Bitcoin traders approach SC over RBI’s directive against cryptocurrencies

Last month, RBI barred banks, non-bank lenders, digital wallets, and other entities from dealing with cryptocurrencies.
Bitcoin traders approach SC over RBI’s directive against cryptocurrencies
Bitcoin traders approach SC over RBI’s directive against cryptocurrencies
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Ever since the Finance Minister made a clear statement while presenting the Union Budget in February that the government does not recognize cryptocurrencies as legal tender, those dealing in Bitcoin and other digital currencies have been in trouble. The government said it does not intend to stop the trading of cryptocurrencies in the exchanges, but no transaction of any kind made with them will be acceptable as legitimate payments.

The Reserve Bank of India followed this up with a directive to all banks to keep away those customers who were operating their accounts and using the funds to deal in cryptocurrencies. This has further affected the individuals and entities engaged in buying and selling Bitcoin and the have now taken the RBI to the Supreme Court to withdraw its directive.

The directive by RBI covered virtually all financial bodies, including banks, non-banking companies, digital wallets and practically any other institution and the date set for full compliance was July 5.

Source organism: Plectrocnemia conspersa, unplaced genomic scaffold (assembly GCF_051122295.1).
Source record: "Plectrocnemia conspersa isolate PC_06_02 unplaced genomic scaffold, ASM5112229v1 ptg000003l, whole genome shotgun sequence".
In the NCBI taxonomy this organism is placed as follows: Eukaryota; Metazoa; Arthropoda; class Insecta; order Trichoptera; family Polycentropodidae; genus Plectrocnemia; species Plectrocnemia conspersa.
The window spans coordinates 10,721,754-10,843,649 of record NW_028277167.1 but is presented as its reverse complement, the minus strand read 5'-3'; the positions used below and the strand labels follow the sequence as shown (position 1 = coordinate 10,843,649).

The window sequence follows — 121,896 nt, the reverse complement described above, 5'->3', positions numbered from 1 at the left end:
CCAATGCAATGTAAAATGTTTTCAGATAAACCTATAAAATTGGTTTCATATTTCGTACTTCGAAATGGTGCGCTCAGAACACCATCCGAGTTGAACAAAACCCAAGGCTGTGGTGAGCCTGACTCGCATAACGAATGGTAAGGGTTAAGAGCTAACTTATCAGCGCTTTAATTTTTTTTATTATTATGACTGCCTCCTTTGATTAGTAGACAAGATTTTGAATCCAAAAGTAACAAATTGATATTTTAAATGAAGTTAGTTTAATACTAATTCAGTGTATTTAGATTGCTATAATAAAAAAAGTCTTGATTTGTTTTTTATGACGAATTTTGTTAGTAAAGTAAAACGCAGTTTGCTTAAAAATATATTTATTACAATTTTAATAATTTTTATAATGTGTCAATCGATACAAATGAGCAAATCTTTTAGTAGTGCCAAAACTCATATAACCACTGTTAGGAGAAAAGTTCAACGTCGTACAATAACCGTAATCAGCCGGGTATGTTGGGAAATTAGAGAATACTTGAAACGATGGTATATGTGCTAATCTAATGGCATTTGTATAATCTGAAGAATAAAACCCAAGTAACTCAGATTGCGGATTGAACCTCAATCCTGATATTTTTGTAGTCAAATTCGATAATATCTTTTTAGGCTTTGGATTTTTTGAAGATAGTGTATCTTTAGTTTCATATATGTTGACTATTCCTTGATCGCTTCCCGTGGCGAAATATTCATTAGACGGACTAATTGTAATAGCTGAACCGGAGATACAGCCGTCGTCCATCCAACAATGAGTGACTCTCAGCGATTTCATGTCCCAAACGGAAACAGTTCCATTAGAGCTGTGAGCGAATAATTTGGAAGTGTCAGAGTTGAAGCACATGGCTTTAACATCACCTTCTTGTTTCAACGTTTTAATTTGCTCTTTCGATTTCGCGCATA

These Bitcoin traders are trying to take advantage of the thin line between a complete ban on cryptocurrencies and their being not accepted as legal tender. They say that as long as there is no ban on these currencies they cannot be barred from dealing in them and cutting of banking support to them is not acceptable. It is interesting to note that 2 other entities, a cryptocurrency exchange CoinRetail and a trader moneytradecoin have already files cases in courts against the move by RBI.

From RBI’s perspective it was trying to protect the public from being exploited by unscrupulous elements in the trade who lure them by offering high return if they invested in Bitcoin. Some of the leading economies in the world, including Japan, China, the US and South Korea have already acted in similar fashion through their respective central banks to put curbs on the dealings in cryptocurrencies through normal banking channels.

If the Supreme Court does not come to their rescue, these operators will have to move their businesses overseas. A country like Malaysia could be an easy choice, if they were to decide so.

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